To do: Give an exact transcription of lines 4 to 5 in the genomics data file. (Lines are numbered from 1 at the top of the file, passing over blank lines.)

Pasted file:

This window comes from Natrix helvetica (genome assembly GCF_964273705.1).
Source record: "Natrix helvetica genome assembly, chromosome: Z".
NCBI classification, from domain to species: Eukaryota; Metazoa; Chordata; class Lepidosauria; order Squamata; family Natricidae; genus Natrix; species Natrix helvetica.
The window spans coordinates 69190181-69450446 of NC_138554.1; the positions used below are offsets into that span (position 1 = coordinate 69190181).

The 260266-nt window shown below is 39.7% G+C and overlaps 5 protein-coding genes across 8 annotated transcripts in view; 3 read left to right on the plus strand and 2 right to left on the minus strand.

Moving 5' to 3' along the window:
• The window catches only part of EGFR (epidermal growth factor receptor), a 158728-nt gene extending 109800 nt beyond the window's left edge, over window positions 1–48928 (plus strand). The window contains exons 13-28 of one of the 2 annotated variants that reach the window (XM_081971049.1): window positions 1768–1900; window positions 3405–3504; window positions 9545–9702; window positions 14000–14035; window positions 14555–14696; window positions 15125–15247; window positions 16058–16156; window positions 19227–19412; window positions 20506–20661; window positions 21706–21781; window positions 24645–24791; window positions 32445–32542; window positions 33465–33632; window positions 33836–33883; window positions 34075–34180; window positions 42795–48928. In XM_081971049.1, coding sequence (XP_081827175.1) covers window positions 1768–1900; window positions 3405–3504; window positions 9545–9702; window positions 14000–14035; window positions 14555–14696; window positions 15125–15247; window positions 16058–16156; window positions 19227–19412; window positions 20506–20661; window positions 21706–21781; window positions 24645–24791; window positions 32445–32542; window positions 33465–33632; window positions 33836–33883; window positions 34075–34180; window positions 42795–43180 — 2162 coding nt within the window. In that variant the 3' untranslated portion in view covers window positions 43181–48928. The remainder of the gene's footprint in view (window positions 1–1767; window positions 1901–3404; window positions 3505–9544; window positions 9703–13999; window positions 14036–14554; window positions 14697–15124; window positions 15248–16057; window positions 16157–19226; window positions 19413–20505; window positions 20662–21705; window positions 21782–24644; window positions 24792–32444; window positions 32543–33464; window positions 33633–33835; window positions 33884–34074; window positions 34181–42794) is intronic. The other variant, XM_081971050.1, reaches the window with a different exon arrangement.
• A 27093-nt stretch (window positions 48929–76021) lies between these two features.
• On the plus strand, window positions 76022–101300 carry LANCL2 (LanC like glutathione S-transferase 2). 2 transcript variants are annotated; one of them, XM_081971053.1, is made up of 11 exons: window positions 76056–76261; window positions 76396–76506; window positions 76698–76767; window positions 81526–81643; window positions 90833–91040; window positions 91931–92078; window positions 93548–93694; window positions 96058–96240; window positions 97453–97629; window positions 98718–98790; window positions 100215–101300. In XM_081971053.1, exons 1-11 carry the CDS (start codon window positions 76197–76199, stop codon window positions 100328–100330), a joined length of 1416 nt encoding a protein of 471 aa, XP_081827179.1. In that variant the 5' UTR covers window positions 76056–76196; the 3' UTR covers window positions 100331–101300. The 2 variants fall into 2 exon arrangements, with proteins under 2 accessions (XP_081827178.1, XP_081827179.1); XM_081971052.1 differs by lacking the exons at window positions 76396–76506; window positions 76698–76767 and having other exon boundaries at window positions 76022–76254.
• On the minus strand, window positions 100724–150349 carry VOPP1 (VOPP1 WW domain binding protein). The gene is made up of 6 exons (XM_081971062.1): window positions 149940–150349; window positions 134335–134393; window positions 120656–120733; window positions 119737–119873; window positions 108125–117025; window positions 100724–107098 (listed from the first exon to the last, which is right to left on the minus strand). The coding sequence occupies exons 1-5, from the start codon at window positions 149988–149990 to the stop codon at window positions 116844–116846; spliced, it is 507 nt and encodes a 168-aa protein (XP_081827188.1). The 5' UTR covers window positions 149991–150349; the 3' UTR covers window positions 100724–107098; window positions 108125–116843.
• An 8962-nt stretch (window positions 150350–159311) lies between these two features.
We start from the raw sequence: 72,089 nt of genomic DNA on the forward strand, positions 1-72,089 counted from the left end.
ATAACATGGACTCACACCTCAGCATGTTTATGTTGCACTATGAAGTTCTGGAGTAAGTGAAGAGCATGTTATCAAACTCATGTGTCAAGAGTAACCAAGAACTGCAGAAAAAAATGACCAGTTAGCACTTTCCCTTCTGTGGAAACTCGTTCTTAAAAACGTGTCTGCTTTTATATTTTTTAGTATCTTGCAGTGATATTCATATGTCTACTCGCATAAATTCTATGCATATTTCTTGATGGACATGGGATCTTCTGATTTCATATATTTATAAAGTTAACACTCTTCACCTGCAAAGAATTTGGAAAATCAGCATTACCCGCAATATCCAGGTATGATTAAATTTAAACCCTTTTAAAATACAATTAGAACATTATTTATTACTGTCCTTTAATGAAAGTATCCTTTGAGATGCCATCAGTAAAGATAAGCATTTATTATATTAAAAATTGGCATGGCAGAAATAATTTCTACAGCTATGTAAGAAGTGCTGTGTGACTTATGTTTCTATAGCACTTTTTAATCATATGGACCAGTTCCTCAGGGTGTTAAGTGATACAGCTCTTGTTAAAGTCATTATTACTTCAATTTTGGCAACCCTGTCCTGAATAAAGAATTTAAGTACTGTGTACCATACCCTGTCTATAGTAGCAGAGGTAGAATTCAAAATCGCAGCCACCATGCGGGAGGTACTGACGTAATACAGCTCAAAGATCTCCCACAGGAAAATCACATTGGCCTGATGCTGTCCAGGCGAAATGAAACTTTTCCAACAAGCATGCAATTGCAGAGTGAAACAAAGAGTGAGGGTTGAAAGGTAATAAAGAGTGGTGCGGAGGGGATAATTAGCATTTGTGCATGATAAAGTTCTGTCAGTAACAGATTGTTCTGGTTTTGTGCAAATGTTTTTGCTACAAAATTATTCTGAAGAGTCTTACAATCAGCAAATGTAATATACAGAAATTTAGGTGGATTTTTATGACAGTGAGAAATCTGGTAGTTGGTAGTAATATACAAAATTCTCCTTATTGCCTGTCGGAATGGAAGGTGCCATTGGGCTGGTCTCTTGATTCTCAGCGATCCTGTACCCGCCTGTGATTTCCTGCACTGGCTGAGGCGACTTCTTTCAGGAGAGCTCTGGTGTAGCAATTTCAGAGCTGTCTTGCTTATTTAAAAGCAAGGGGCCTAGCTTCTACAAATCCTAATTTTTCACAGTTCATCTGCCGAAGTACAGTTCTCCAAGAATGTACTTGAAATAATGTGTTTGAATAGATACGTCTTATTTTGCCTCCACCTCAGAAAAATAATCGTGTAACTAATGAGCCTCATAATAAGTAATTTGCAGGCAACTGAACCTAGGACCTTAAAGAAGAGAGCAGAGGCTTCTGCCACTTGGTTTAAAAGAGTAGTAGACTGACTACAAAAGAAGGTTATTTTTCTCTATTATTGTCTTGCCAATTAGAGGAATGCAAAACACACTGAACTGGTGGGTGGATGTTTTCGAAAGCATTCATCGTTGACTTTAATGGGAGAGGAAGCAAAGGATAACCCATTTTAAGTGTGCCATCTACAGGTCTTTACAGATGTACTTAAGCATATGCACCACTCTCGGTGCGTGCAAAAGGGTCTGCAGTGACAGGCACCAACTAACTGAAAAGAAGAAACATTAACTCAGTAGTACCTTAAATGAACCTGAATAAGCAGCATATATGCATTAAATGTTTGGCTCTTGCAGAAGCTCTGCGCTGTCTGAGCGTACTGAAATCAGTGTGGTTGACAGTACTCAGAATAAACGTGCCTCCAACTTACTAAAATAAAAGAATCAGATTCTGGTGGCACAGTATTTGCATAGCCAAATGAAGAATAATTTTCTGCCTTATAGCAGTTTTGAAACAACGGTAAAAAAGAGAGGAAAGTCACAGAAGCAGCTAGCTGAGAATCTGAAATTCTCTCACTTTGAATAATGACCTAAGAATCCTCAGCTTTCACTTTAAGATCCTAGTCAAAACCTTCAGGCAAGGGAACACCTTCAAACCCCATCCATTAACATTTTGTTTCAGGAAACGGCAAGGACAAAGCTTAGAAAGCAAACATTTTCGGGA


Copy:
The window spans coordinates 69190181-69450446 of NC_138554.1; the positions used below are offsets into that span (position 1 = coordinate 69190181).

The 260266-nt window shown below is 39.7% G+C and overlaps 5 protein-coding genes across 8 annotated transcripts in view; 3 read left to right on the plus strand and 2 right to left on the minus strand.